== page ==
According to the Shaanxi Provincial Archaeological Institute, more than 4,600 ancient cultural remains were discovered during the expansion project of...

27,000-year-old Pendants made from giant sloths suggest earlier arrival of people in the Americas

16 July 2023

16 July 2023

Archaeologists discovered three pendants made from the bony material of an extinct giant sloth in a rock shelter in central...

Multiple Burials found at Çatalhöyük

17 September 2021

17 September 2021

Multiple burials were unearthed during the ongoing excavations in the house on the eastern mound of the Neolithic settlement Çatalhöyük....

Battle of the Egadi Islands: Rome’s deadly weapons discovered off Sicily

3 September 2021

3 September 2021

Underwater archaeologists from the Soprintendenza del Mare Regione Siciliana, RPM Nautical Foundation, and the Society for the Documentation of Submerged...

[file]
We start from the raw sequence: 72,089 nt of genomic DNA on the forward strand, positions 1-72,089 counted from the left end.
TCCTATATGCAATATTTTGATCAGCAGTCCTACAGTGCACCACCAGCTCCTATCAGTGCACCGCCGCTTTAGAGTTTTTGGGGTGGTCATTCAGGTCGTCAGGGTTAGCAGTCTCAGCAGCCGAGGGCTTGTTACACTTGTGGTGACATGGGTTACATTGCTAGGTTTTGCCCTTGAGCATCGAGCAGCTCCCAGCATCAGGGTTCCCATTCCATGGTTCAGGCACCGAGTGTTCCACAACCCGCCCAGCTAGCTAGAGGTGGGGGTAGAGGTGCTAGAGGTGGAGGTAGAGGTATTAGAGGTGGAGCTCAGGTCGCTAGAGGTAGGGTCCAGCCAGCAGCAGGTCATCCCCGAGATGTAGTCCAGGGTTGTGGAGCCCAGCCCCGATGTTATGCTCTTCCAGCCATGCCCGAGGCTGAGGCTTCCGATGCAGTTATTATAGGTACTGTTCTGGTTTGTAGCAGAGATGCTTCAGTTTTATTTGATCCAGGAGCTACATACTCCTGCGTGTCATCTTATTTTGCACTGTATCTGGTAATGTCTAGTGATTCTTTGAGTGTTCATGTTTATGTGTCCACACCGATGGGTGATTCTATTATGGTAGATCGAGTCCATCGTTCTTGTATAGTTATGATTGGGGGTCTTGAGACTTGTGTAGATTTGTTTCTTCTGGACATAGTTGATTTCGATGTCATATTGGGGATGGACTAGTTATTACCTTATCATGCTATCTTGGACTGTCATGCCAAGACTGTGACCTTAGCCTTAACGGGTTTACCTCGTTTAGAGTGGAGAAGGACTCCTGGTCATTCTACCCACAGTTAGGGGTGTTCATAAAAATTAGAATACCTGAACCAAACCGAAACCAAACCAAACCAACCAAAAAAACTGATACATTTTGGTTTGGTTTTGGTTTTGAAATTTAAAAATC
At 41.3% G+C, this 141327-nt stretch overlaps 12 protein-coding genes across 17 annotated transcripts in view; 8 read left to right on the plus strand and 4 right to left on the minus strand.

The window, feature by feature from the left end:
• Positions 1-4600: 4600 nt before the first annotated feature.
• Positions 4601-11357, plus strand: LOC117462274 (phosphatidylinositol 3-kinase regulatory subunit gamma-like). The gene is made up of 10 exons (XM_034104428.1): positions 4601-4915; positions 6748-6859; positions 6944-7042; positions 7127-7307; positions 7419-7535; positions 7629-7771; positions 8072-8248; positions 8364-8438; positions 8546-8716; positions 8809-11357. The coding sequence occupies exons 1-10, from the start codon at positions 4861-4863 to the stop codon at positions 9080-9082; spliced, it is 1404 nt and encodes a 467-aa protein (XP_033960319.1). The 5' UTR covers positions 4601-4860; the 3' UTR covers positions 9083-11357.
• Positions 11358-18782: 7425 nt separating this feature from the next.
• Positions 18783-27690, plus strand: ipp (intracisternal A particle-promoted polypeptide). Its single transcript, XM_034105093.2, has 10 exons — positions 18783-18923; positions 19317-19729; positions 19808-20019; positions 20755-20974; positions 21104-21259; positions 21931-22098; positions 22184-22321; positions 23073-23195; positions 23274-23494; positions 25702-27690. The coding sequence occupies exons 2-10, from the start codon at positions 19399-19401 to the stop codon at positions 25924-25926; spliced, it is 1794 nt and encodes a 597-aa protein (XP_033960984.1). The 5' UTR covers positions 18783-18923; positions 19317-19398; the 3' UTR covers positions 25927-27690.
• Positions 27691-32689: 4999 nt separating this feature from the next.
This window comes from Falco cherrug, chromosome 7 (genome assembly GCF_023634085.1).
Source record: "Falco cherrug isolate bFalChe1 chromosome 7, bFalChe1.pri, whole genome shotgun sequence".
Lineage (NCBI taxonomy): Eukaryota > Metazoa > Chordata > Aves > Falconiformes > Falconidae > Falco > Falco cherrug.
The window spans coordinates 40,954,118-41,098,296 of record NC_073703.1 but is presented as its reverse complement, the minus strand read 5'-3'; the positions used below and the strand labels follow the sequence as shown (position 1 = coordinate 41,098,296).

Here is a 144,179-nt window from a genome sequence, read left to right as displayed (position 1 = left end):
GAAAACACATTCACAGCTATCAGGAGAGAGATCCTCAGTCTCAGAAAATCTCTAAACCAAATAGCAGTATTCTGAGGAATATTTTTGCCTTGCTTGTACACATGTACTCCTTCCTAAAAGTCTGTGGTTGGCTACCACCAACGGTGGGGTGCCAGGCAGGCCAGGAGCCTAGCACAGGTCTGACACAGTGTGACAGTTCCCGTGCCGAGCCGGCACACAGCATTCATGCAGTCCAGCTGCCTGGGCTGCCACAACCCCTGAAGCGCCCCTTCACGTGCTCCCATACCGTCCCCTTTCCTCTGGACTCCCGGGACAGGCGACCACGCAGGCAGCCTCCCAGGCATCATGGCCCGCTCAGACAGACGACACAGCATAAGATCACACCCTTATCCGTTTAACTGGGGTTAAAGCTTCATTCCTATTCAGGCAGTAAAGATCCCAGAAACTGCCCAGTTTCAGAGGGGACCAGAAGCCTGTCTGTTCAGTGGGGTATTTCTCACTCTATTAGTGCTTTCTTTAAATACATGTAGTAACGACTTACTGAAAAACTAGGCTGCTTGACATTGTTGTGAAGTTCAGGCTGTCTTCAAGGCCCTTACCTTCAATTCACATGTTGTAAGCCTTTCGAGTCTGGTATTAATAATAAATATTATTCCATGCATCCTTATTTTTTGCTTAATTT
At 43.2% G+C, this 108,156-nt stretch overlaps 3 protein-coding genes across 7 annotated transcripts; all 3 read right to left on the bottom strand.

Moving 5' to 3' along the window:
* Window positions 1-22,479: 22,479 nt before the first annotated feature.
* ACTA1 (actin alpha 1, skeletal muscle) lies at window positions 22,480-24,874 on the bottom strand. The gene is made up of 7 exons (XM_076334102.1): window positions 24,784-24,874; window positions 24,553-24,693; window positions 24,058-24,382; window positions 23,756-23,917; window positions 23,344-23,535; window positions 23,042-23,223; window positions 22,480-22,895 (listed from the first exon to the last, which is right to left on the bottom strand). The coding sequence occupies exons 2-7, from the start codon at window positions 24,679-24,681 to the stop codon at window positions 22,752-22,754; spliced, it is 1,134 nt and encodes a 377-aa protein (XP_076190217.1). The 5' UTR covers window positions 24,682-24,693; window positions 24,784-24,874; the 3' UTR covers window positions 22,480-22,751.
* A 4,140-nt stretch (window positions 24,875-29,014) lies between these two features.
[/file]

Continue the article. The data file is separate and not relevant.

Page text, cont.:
Archaeologists have discovered a large-sized 4,000-Year-Old steppe pyramid of the Bronze Age in Kazakhstan

10 August 2023

10 August 2023

Archaeologists of L. N. Gumilyov Eurasian National University discovered a massive Bronze Age steppe pyramid associated with a horse cult...

A mosaic made by the freed slave to thank God was found in the church excavation

10 January 2022

10 January 2022

During the season excavation of the 6th-century Holy Apostles Church, located in an orange grove in the Arsuz district of...

Mine-clearance divers discovered an ancient shipwreck dating from the 3rd century BC

25 June 2023

25 June 2023

As a result of collaborative training exercises between Croatian and Italian naval mine-clearance divers, one of the earliest fully preserved...

A fragment with the oldest Syriac translation of the New Testament discovered

7 April 2023

7 April 2023

A researcher from the Austrian Academy of Sciences, with the help of ultraviolet photography, was able to discover a small...